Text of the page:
Why You Should Record Calls And What You Need To Know Before

Businesses of all shapes and sizes are now presented for the first time with the opportunity to record all calls handled by their contact centers. Instead of having access to only selected samples of calls (often hand picked by your vendor), managers are now able to obtain a full and complete data set. Here’s why businesses that operate call centers should be recording all calls and what you need to know beforehand.

No matter what business you are in you will want the ability to analyze and assess the agents acting as an extension your company. This is where a quality assurance program comes into play, which having a data set of recorded calls is a must. You will now be able to identify the individual strengths and weaknesses of your agents but develop an ongoing training foundation for future success.

 Having recorded calls not only aids in measuring the accuracy of the agent answering the call, but the strength of the lead itself. By listening to the call itself you will be able to gain valuable insight into how the customer found you, what their needs are, and any areas left open for improvement.

Once you’ve made the decision to have all your calls recorded you’ll want to make sure your contact center is compliant with all local and federal laws in place. We boiled down everything you need to know as an easy reference guide to keep you informed. Make sure to go over recording compliance with your call center before you dive in.

  • Federal law allows recording of phone calls and other electronic communications with the consent of at least one party to the call.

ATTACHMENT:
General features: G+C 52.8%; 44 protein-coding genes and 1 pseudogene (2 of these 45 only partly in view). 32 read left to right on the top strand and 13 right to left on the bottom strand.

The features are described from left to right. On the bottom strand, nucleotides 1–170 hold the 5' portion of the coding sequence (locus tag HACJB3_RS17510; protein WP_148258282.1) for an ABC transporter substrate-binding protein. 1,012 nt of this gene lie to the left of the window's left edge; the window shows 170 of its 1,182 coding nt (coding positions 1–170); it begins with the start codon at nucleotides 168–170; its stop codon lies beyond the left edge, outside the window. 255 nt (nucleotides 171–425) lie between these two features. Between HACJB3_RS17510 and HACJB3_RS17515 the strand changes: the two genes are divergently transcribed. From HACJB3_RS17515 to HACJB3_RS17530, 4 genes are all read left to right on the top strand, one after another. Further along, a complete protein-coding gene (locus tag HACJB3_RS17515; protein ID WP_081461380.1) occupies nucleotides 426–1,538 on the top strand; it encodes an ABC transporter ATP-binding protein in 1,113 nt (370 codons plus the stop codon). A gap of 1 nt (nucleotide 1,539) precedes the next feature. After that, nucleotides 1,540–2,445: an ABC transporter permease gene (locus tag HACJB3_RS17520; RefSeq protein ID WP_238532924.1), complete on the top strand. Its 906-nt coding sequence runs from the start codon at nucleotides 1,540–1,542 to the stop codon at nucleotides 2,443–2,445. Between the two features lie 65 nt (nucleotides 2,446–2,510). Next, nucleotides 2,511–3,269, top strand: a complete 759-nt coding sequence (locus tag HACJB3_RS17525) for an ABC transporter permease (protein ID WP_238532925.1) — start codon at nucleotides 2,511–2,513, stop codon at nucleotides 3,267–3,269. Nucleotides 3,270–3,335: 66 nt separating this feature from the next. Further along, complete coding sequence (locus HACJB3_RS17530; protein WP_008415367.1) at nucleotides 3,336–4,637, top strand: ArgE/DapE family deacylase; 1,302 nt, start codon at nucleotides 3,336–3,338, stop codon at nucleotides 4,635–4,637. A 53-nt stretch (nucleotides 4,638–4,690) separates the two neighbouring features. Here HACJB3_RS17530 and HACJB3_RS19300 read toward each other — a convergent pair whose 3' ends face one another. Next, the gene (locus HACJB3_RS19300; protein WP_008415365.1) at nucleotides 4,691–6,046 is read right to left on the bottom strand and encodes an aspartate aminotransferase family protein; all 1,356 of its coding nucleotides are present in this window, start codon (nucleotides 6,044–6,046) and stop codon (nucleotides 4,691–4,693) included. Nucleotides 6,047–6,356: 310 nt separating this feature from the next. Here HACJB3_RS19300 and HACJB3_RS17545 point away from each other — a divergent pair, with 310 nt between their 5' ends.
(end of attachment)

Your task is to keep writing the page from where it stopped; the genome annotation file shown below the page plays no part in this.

• Twelve states require, under most circumstances, the consent of all parties to a conversation. Those jurisdictions are California, Connecticut, Florida, Illinois, Maryland, Massachusetts, Michigan, Montana, Nevada, New Hampshire, Pennsylvania and Washington.
  • Regardless of the state, it is almost always illegal to record a conversation to which you are not a party, do not have consent to tape
  • The FCC requires that an individual notify other parties to a call before using a tape recorder in an interstate call. The rule requires that the individual either get consent from all parties before making the call, notify the participants at the beginning of the recording, or use a “beep tone” that is repeated regularly throughout the call.

State By State Recording Laws At A Glance

  Is consent
of all parties
required?
Are there
criminal
penalties?
Does the
statute allow
for civil suits?
Is there a
specific
hidden camera
law?
Are there
additional
penalties for
disclosing or
publishing
information?
Federal   X X   X
Alabama   X   X X
Alaska   X   X X
Arizona   X   X  
Arkansas   X   X  
California X X X X X
Colorado   X     X
Connecticut X X X    
Delaware   X X X X
D.C.   X X   X
Florida X X X    
Georgia   X X X  
Hawaii   X X X X
Idaho   X X   X
Illinois X X X X X
Indiana   X X   X
Iowa   X     X
Kansas   X   X X
Kentucky   X     X
Louisiana   X X X X
Maine   X X X X
Maryland X X X X X
Massachusetts X X X   X
Michigan X X X X X
Minnesota   X X X X
Mississippi   X X   X
Missouri   X X X X
Montana X X     X
Nebraska   X X   X
Nevada X X X   X
New Hampshire X X X X X
New Jersey   X X   X
New Mexico   X X   X
New York   X     X
North Carolina   X X   X
North Dakota   X     X
Ohio   X X X X
Oklahoma   X     X
Oregon   X   X  
Pennsylvania X X X X X
Rhode Island   X X   X
South Carolina   X X X X
South Dakota   X   X  
Tennessee   X X X X
Texas   X X   X
Utah   X X X X
Vermont          
Virginia   X X   X
Washington X X X    
West Virginia   X X   X
Wisconsin   X X   X
Wyoming   X X   X

 Are you looking for a call center here in the states or maybe an offshore solution? Read on to learn more about our solutions here.

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